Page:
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Author, Speaker, Instructor, Radio Host
In a conversation with a person who made his fortune in the video game industry, I asked him where he thought the millennial generation was politically. We fear they are off their rocker. They are all about technology and participation trophies. Their heads are in the clouds. Surely, based on that, they must be staunch Democrat Party leftism supporters. . . especially since they are fresh out of the indoctrination camps we like to call the "education system" or the "public school system."
Jay Obernolte said that the "Millennials are actually quite conservative. But, since they've been been hit so hard with false information, 'capitalism' is a dirty word to them. They like free market ideas, but they don't call it 'capitalism.' The younger generation calls it the 'open market,' or the 'uber-market.'"
When people ask me about socialism, I echo Rush Limbaugh in telling them, "It has failed every time it has been tried." Just check out Venezuela. In the colonies, long before the American Revolution, "utopianism" was tried, and the communal style of governance resulted in starvation, death, and the failure of the colonies who tried it. It wasn't until the English Colonies began to use a free market style of an economic system that they began to prosper.
The term "capitalism" was hammered on by the Soviets during the Cold War. The Americans were called "Capitalist Pigs." It is amazing that now the same position the Soviets took is now the position of the Democrat Party, and candidates like Bernie Sanders and Hillary Clinton.
While the terms "socialism" and "capitalism" are relatively new, the basic precepts of these economic ideas are not. And, when one looks deep enough, the real battle is about an even older one - the battle between individualism and collectivism. In short, we must simply ask, is it better for a centralized system to own and control the the means of production, or is this something that should be left to private industry and individuals? Should our economic system be based on communal ownership and socialist production models, or should we champion free commerce, private property and profit making?
The defining characteristics of periods of major growth in history can be seen as being eras of profit-making. Competition and a desire for more riches as a result of innovation have driven history's greatest periods of growth.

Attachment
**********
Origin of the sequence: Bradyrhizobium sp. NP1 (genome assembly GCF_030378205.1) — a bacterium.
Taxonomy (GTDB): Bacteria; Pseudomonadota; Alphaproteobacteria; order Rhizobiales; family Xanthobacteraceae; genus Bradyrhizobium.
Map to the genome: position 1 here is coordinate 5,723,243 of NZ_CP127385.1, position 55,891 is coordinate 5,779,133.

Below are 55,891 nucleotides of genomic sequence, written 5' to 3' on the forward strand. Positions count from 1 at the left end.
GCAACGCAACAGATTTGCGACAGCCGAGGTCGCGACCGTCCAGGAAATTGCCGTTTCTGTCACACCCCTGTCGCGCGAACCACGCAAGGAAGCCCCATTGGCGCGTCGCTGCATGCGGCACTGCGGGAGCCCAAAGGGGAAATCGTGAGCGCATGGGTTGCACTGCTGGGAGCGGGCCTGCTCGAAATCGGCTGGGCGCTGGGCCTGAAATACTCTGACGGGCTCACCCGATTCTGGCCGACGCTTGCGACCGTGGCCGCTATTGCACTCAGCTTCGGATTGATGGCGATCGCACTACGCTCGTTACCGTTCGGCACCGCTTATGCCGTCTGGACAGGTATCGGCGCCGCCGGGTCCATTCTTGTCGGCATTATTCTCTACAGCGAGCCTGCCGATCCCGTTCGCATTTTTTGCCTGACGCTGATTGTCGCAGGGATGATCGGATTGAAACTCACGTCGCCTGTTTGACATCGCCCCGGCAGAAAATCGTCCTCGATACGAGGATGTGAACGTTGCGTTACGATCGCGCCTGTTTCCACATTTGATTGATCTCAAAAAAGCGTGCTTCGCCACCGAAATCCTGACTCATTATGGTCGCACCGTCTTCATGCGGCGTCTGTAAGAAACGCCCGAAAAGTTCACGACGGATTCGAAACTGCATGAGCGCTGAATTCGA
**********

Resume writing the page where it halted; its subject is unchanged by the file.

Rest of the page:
While Plato called for society to be ruled by “guardians,” who had no private property, Aristotle leaned towards a society that more agreed with the individualism of the people who made up the population.
In ancient Rome, while the society remained a republic with a relatively free economic system, the society prospered. When government began to interfere, and the republic became an authoritarian empire, more and more citizens become dependent upon subsidies and gifts from the treasury, until eventually the takers outnumbered the producers, and the failure of a government engineered economy collapsed under the weight of a lack of production.
After living a large portion of their lives under Democrat Party control, and the tightening of the economic grip by big government leftists, the younger generation may be repulsed by the term capitalism, but their experiences have shown them to be encouraged by free market systems, and less government control. In other words, they are very conservative from an economic standpoint. . . they just don't realize it.
So, while they feel betrayed by the Obama administration, and the Democrats in general, and are more inclined to be "capitalists" (without being willing to say it), the younger generation doesn't necessarily belong to the opposition party. The Republicans have to go get them with the right message, clear talking points, and without using the word "capitalism."
-- Political Pistachio Conservative News and Commentary